Johannesburg, March 2023: The war in Ukraine is an ongoing issue. More than a year after the invasion that Vladimir Putin believed would be resolved within weeks, if not days, there is still no sign of one side or the other emerging victorious. The war has sent ripples not only across societies across the globe but also across the investment community – and continues to affect many, if not all, investments. However, the uncertainty of this war is just one of many reasons why Fred Razak, Chief Trading Strategist at CMTrading says there is a lack of predictability in the financial markets.
“The war in Ukraine is not just dragging on, but pulling new states into the conflict – states that were initially not affected by this, and the war is growing,” explains Razak. “While the markets have factored in the war and are largely stagnating and trading within a range, we are very likely to see more surprises emanating from this war before it’s over that could alter this dramatically.”
“When it came to World War 2, Italy, Japan, and Germany had very little to do with each other, but they were simply forced to pick a team. I am not saying Ukraine will go the way of World War 2, but we can’t rule it out,” he says. “Countries are currently being openly forced to pick teams. Russia is picking Belarus, China, Iran, while the States has already aligned itself with NATO and Ukraine.”
“If you want to play the simulation here, I don’t like the US and NATO’s chances. I think America’s bases worldwide are much weaker than they were just four years ago, and I think Russia, Iran and China would win when, and if, the chips fall,” says Razak. “There are, therefore a lot of countries, and South Africa is one of them, that are hedging their bets and not picking sides. The world is waiting to see what, for example, Turkey will do, and Turkey’s a major player. What about India?”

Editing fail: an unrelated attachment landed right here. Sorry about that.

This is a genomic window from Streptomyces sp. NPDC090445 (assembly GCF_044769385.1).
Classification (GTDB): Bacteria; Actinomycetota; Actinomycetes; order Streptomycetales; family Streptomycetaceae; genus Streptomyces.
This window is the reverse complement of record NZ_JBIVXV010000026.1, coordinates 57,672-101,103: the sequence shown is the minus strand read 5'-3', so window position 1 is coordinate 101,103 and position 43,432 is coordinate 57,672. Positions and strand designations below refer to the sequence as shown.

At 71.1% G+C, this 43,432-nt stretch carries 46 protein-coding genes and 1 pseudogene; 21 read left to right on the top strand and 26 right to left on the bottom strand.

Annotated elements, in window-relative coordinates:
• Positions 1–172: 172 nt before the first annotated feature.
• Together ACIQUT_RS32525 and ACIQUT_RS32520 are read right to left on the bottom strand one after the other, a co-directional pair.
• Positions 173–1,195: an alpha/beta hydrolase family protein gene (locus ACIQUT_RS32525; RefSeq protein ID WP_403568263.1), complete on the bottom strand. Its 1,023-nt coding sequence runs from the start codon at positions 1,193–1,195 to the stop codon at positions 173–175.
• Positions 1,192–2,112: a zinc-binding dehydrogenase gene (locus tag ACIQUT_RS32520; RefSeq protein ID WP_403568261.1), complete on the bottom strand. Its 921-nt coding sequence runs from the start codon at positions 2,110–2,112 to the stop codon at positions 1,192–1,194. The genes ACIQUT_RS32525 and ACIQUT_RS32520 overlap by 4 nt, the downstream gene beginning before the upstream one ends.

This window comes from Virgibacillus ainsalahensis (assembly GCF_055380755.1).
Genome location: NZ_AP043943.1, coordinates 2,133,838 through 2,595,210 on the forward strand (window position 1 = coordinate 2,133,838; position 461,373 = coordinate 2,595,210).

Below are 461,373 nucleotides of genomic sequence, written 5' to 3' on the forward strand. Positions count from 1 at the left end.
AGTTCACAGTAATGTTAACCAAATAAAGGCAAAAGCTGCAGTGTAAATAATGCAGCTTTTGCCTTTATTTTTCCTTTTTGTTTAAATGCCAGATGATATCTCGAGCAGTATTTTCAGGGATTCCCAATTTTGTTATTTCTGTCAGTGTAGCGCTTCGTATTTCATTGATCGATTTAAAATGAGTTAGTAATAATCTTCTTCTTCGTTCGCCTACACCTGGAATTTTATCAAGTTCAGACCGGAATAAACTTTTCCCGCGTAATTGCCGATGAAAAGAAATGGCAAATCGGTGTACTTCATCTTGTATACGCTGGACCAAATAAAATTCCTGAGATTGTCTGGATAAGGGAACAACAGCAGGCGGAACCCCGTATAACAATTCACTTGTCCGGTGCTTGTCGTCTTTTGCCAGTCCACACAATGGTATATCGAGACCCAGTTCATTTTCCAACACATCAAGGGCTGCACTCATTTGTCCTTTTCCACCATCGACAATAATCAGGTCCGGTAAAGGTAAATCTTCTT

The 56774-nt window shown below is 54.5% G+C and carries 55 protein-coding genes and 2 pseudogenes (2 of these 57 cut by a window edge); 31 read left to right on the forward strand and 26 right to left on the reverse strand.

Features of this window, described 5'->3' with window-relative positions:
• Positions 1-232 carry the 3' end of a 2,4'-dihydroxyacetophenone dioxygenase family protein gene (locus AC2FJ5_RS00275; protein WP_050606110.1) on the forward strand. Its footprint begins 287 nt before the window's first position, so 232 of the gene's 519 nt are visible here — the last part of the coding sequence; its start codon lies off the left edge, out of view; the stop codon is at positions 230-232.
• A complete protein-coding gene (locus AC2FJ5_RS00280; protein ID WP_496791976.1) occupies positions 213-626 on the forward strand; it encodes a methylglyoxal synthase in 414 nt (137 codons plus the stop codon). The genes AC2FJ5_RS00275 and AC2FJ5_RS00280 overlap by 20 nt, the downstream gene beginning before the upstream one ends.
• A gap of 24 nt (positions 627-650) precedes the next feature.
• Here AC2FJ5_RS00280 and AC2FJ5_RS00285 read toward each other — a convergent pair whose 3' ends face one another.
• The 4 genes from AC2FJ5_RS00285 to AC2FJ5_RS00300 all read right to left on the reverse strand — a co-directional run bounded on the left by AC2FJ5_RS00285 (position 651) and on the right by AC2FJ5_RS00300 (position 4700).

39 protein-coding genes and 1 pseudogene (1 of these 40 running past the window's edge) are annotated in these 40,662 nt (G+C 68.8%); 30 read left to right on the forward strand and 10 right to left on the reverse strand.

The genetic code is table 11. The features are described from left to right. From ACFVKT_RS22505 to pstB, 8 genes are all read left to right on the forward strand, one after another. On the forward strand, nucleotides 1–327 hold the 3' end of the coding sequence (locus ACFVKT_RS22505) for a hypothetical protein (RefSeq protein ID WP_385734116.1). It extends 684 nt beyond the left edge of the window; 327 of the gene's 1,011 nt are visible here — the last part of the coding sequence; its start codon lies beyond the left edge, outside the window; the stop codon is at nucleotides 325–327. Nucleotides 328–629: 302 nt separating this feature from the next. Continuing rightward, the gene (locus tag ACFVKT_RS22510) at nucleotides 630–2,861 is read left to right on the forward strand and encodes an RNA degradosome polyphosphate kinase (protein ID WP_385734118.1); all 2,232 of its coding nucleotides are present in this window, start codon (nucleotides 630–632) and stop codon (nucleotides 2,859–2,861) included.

“Even if it never escalates, this situation between Russia and Ukraine is a long-haul problem. The world wants this to be over. We want to see at least the hope that we are coming out the other side. But right now, it’s a very alarming situation that could spill over to the rest of the world,” Razak says.
While the promise of further escalation of the war in Ukraine clearly has potential for future impact, Razak maintains that there are still other current issues affecting the markets and helping exacerbate what, on the surface, appears to be a war-affected economy.
“Outside of Ukraine, we are still post-Covid, and there are still supply-chain issues coming in from China and various manufacturing plants. There are not enough chips in the world, and therefore industries that need them can’t get them in time and suffer delays,” says Razak. “The machinery process of the economy is unbalanced. Sure, we are making the economy work, but it’s not working to its full capacity.”
Razak, therefore, is hesitant to suggest an outright place to invest one’s money over the next year.
“It’s difficult to say. There are a few things to consider here regarding risk-averse investment options. Usually, everyone would go to gold, but inflation has stabilised for the most part, and gold is off of its highs. Gold has always been a bit of an arbitrary investment since we left the gold standard,” he says, revealing that all the traditional areas of investment are not necessarily practical anymore.
“It seems the traditional business models that we know, oil companies, for example, we can’t go there because there are now alternative fuels and electric cars. We can’t even go into pharmaceuticals because of those supply chain issues,” Razak explains. “There are some real technical issues affecting economies on the ground, and we aren’t finding a balance.”
“So, it seems we have to look at what’s next. Everyone is moving toward AI and ChatGPT, and people are looking at high-tech forums and platforms, but these are yet to prove themselves to the public,” says Razak.
“Because everything at the moment is news-driven, the markets are that much more volatile. These environments create arbitrary opportunities that have no rhyme or reason but which do have the volatility that people can take advantage of,” Razak says. “It’s not through run-of-the-mill trades that you can make money in this type of market, but it is the type of market in which people can make a fortune.”
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